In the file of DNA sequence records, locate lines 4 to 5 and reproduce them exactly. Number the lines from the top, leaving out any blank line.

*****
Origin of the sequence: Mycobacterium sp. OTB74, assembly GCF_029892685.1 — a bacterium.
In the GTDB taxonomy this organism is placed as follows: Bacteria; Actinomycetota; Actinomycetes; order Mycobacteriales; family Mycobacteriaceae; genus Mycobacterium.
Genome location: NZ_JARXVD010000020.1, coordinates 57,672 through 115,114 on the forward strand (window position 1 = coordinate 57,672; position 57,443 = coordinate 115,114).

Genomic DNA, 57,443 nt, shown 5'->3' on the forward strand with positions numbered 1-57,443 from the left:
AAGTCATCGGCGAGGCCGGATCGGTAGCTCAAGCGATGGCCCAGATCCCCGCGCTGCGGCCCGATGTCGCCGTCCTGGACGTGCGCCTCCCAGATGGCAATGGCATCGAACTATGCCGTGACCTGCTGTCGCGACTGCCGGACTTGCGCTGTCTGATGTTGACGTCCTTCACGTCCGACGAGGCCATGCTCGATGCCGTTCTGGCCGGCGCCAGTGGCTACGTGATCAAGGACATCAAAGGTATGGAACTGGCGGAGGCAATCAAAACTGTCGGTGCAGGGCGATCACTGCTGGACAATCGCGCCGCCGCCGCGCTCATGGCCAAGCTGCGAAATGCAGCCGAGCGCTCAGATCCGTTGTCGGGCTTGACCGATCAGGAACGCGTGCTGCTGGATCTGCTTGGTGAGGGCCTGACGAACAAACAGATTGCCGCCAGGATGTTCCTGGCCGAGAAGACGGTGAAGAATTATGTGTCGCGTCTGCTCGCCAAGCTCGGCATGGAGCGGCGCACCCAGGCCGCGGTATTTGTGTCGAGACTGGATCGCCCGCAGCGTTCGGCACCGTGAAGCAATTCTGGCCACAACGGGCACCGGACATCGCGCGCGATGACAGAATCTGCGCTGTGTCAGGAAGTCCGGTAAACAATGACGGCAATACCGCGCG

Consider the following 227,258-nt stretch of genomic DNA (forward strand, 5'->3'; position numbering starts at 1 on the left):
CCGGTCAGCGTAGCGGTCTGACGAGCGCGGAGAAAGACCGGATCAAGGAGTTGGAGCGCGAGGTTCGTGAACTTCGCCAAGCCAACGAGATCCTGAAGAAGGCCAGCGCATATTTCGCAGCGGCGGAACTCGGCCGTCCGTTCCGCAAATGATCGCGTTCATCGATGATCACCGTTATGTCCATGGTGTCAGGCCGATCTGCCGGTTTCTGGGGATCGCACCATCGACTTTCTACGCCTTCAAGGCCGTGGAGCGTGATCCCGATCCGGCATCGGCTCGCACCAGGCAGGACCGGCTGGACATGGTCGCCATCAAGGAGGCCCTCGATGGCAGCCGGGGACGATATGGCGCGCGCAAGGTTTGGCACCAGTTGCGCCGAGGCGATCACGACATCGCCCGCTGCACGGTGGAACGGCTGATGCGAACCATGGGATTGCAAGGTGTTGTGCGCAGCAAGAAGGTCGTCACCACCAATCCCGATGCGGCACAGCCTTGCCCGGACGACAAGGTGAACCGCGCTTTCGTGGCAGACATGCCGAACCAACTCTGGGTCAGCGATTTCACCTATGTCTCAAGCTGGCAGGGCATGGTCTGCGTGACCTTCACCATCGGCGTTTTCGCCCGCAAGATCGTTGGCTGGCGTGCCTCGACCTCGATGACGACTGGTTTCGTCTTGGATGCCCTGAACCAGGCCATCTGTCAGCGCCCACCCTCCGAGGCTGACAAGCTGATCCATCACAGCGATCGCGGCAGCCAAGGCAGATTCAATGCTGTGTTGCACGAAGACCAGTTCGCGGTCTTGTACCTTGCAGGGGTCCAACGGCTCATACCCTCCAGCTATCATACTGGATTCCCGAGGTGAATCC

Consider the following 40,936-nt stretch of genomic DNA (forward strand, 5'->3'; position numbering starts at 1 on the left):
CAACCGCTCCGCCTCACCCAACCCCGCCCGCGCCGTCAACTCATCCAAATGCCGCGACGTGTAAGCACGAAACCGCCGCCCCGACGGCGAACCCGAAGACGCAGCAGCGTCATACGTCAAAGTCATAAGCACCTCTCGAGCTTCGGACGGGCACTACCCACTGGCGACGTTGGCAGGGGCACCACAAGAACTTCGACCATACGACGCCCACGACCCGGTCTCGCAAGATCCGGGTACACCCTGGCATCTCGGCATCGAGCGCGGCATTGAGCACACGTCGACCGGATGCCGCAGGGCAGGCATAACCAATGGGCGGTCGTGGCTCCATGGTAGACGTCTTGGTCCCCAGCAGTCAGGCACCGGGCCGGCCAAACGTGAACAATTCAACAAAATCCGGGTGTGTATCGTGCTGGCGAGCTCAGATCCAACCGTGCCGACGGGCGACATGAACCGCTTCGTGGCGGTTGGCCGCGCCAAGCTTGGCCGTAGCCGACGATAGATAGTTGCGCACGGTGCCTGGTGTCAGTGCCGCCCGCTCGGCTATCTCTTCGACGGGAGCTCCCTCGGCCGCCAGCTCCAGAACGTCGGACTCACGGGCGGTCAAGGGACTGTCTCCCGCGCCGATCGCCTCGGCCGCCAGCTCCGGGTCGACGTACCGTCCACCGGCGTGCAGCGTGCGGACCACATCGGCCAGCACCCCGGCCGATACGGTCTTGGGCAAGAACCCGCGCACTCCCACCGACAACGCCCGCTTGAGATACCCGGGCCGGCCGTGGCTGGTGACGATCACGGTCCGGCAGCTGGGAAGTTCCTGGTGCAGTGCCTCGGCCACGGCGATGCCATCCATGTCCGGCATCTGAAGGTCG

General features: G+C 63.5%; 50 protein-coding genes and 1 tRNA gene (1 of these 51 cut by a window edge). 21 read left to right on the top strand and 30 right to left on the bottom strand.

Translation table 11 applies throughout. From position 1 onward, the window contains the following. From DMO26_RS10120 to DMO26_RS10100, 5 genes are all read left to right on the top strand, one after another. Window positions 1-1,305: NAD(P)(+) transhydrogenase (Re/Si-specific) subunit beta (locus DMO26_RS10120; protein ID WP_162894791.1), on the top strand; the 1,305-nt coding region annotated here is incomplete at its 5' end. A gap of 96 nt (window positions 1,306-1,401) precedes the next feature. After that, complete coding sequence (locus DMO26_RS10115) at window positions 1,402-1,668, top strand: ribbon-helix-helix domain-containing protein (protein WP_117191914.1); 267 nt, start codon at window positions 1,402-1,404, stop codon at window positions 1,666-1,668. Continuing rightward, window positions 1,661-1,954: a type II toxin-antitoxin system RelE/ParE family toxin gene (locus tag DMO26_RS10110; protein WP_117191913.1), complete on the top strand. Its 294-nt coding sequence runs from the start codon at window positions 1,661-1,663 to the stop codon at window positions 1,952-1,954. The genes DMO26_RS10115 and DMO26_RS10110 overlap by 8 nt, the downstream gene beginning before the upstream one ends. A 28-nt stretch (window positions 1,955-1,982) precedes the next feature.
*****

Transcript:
Genomic DNA, 57,443 nt, shown 5'->3' on the forward strand with positions numbered 1-57,443 from the left:
AAGTCATCGGCGAGGCCGGATCGGTAGCTCAAGCGATGGCCCAGATCCCCGCGCTGCGGCCCGATGTCGCCGTCCTGGACGTGCGCCTCCCAGATGGCAATGGCATCGAACTATGCCGTGACCTGCTGTCGCGACTGCCGGACTTGCGCTGTCTGATGTTGACGTCCTTCACGTCCGACGAGGCCATGCTCGATGCCGTTCTGGCCGGCGCCAGTGGCTACGTGATCAAGGACATCAAAGGTATGGAACTGGCGGAGGCAATCAAAACTGTCGGTGCAGGGCGATCACTGCTGGACAATCGCGCCGCCGCCGCGCTCATGGCCAAGCTGCGAAATGCAGCCGAGCGCTCAGATCCGTTGTCGGGCTTGACCGATCAGGAACGCGTGCTGCTGGATCTGCTTGGTGAGGGCCTGACGAACAAACAGATTGCCGCCAGGATGTTCCTGGCCGAGAAGACGGTGAAGAATTATGTGTCGCGTCTGCTCGCCAAGCTCGGCATGGAGCGGCGCACCCAGGCCGCGGTATTTGTGTCGAGACTGGATCGCCCGCAGCGTTCGGCACCGTGAAGCAATTCTGGCCACAACGGGCACCGGACATCGCGCGCGATGACAGAATCTGCGCTGTGTCAGGAAGTCCGGTAAACAATGACGGCAATACCGCGCG